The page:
So what have we learned in eight years? Well, for one, the phone cameras today are amazingly capable. In 2008, I don’t think I’d rely on my first generation iPhone for anything but snaps. Heck even today, I just use my 6s for snaps, but I do know if I needed better than snaps I can do it with this phone. But my main use of the iPhone today is to take HD videos for my own records.

So many wonderful things you can do with today’s phone cameras! However, the one thing they can’t do well, due to the laws of optics, is they can’t produce a lot of good bokeh, simply due to the smaller sensors inside. However, it seems the new iPhone 7 aims to change this by “creating” Bokeh in their “Portrait” mode. I’ve seen some samples and some look great, some so-so. I’m not sure though if I really like the concept of fake bokeh. Not that it wouldn’t be useful to some, but for me I think that once you have fake bokeh as a norm, what’s next? Fake backgrounds? Fake locations? You get my drift? Soon the whole photo will become fake and what’s the point then?

Anyway back to the topic at hand, I’ve also learned that I still love my old school gear such as the R-D1, which today would be considered “Classic Digital” and of course a Camera Legend.

I’m fascinated with time, time travel, “Time Machine” and anything else having to do with our perceptions of time, so look out for more “Time Machine” installments.

I’ve also learned that two babies can definitely be very different from each other! Sure we all know that as kids grow up, they become their own people with unique personalities. What I didn’t think of was that even at the baby stage, my two girls are as different as night and day, but at the same time, beautiful and similarly sweet.

Have a great Thursday folks, the week is almost over. If you’ve gotten something for your tax returns, maybe time for some new toys 🙂

Photo Of The Day: “Classic Junker”

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I shot this a couple of weeks ago. I was driving to see some friends when I spotted this “classic” junker underneath some spring blossoms. The contrast of the old car and the color of the buds struck my eyes. Right away, I said HO! I have to get some shots! 🙂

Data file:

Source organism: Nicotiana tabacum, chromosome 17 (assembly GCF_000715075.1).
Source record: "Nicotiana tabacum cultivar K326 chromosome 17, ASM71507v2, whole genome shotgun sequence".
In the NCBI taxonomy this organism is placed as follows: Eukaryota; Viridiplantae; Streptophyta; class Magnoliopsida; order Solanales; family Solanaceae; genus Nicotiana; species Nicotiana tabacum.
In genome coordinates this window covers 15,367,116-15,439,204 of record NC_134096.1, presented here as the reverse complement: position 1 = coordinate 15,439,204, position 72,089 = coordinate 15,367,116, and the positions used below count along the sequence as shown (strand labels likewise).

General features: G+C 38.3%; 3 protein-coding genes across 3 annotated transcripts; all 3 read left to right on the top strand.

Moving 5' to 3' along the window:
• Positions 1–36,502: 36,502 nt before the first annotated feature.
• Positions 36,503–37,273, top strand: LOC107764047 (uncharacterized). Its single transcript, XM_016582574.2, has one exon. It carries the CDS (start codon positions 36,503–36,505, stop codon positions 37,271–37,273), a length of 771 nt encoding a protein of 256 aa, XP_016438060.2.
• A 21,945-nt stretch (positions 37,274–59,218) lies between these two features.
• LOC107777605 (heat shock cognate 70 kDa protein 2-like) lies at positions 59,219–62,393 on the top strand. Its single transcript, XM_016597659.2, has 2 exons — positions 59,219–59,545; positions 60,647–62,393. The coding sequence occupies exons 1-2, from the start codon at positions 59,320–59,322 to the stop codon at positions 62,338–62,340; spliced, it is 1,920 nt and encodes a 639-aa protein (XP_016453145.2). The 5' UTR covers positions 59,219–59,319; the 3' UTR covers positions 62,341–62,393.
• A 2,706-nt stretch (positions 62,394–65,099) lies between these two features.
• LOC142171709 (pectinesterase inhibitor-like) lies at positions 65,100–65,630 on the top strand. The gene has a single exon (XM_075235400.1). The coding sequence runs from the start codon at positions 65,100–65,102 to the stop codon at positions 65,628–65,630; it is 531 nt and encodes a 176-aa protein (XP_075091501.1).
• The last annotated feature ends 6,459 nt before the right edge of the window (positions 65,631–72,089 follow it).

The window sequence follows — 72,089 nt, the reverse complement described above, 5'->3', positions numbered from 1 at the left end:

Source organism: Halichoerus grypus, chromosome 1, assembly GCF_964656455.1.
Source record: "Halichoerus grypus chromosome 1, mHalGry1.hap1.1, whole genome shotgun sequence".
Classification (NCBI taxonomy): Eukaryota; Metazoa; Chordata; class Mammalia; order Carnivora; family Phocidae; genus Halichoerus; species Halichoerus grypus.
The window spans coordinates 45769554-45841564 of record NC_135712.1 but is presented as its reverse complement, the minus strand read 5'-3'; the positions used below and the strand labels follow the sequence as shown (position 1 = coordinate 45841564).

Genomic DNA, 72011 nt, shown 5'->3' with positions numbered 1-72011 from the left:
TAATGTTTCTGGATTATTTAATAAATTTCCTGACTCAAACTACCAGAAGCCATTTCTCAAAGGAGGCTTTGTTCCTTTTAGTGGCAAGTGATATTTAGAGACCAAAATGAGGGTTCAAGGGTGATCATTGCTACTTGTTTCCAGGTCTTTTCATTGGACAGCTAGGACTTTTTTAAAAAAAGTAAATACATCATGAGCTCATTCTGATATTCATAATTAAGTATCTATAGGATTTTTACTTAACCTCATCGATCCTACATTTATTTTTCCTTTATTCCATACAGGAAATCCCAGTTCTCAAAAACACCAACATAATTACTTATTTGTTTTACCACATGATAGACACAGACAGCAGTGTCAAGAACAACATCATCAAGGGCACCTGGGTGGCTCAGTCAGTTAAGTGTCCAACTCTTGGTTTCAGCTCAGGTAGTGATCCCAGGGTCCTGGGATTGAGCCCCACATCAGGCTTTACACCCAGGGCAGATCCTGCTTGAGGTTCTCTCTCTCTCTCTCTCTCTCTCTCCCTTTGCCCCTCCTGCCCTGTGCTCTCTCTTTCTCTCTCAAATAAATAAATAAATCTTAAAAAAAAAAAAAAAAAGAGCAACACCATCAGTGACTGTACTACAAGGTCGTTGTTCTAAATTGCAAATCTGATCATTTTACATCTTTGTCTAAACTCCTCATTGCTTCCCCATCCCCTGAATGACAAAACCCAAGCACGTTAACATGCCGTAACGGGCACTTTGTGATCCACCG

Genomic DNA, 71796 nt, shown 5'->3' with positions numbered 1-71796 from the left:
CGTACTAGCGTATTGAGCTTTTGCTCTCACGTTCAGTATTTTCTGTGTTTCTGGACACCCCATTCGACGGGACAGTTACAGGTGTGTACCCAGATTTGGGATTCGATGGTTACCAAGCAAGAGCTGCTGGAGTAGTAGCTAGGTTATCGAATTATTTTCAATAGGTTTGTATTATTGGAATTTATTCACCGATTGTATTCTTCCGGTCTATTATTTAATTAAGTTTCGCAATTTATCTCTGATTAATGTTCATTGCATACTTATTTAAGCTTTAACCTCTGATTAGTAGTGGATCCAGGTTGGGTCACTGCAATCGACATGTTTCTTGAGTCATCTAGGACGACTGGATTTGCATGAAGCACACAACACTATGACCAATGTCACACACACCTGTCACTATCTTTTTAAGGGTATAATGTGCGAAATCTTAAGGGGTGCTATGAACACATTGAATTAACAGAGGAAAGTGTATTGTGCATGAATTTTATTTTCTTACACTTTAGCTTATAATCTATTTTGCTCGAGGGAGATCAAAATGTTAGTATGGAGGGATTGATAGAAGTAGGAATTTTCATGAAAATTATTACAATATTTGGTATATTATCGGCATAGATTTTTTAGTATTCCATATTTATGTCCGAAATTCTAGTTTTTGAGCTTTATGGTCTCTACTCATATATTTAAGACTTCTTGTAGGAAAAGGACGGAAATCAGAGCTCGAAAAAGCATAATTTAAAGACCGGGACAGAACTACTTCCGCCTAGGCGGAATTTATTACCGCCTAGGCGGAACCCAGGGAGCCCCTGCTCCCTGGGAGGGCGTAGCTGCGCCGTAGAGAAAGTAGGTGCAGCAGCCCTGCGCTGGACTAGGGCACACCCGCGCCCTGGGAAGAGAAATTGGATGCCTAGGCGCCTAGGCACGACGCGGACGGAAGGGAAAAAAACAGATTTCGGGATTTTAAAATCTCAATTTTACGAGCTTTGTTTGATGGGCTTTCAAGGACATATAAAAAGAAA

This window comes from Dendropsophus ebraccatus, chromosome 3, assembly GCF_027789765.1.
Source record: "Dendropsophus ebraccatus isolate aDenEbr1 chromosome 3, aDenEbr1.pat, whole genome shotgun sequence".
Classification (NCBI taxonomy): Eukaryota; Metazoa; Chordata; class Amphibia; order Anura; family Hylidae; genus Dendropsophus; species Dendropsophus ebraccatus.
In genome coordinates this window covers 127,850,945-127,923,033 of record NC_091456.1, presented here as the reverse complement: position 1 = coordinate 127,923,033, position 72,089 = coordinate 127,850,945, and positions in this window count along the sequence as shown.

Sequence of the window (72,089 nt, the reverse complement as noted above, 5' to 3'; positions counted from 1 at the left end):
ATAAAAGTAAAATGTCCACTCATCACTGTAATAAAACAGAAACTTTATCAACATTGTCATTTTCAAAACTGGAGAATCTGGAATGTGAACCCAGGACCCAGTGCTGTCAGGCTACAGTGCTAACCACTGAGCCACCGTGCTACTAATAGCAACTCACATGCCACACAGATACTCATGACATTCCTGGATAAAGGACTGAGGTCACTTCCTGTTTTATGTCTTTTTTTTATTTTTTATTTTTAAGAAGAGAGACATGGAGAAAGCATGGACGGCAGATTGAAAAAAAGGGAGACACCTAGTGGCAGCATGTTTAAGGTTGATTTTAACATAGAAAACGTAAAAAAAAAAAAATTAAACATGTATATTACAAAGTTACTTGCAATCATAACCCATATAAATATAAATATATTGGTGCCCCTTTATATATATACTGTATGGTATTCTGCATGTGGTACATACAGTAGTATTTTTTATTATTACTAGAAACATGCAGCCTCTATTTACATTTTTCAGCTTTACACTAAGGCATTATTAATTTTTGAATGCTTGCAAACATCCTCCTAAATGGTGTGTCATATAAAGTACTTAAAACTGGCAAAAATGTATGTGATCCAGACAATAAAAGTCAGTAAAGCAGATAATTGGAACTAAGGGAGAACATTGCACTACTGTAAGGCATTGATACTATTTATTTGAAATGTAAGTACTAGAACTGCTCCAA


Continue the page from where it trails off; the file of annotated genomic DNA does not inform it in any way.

I actually had to turn the car around to come back and take the shot. I’m not so good on cars, but it looked to me like a Ford? If any of you out there can identify it, please do so! I did not come out of my car to take this shot. I respect people and did not want anyone freaking out! I know I probably would be disturbed if I saw someone coming up and taking shots of my car. But this is a vintage old car and it stands out in today’s world, so if I were the owner, I would probably have to expect it.

I shot this with my trusty and old Epson R-D1 and 40mm f/2 Summicron-M. I got this camera in 2006 and if you had told me then that ten years later I’d still be shooting with it, I’d probably say you were crazy! For one, I didn’t think I’d hold on to it for this long. Secondly, I didn’t think it would last this long. But I still have it, and it’s been surprisingly reliable.

I guess I’m still one of those crazy guys (and there’s lots of us out there) who still carries a camera with them everywhere, even when a good cell phone camera will do. I don’t know, I guess I’m still old school.

The Epson R-D1 is the world’s first digital rangefinder camera. It was introduced in 2004. Somehow, Epson beat Leica (well known as THE rangefinder icon) to the punch with this digital body which was made by Cosina and based on their own line of Voigtlander Bessa rangefinder film cameras.

The R-D1 sports a 6.1mp sensor. It is, or is a variation of the very popular Sony sensor found in the Nikon D70/D70s, Pentax *ist D series, Konica Minolta Maxxum 7D/5D series and more. It may be digital, but no it’s not like an outdated computer where it’s unusable. It is a very dated sensor, but it was one of the best of its era and it still produces beautiful pictures.

If you look to at the brick wall to the right of the car, you can see very nice and subtle shadow detail transitions. Very smooth, not harsh. This might have more to do with the 40mm Summicron as well, but I have to give the sensor credit too.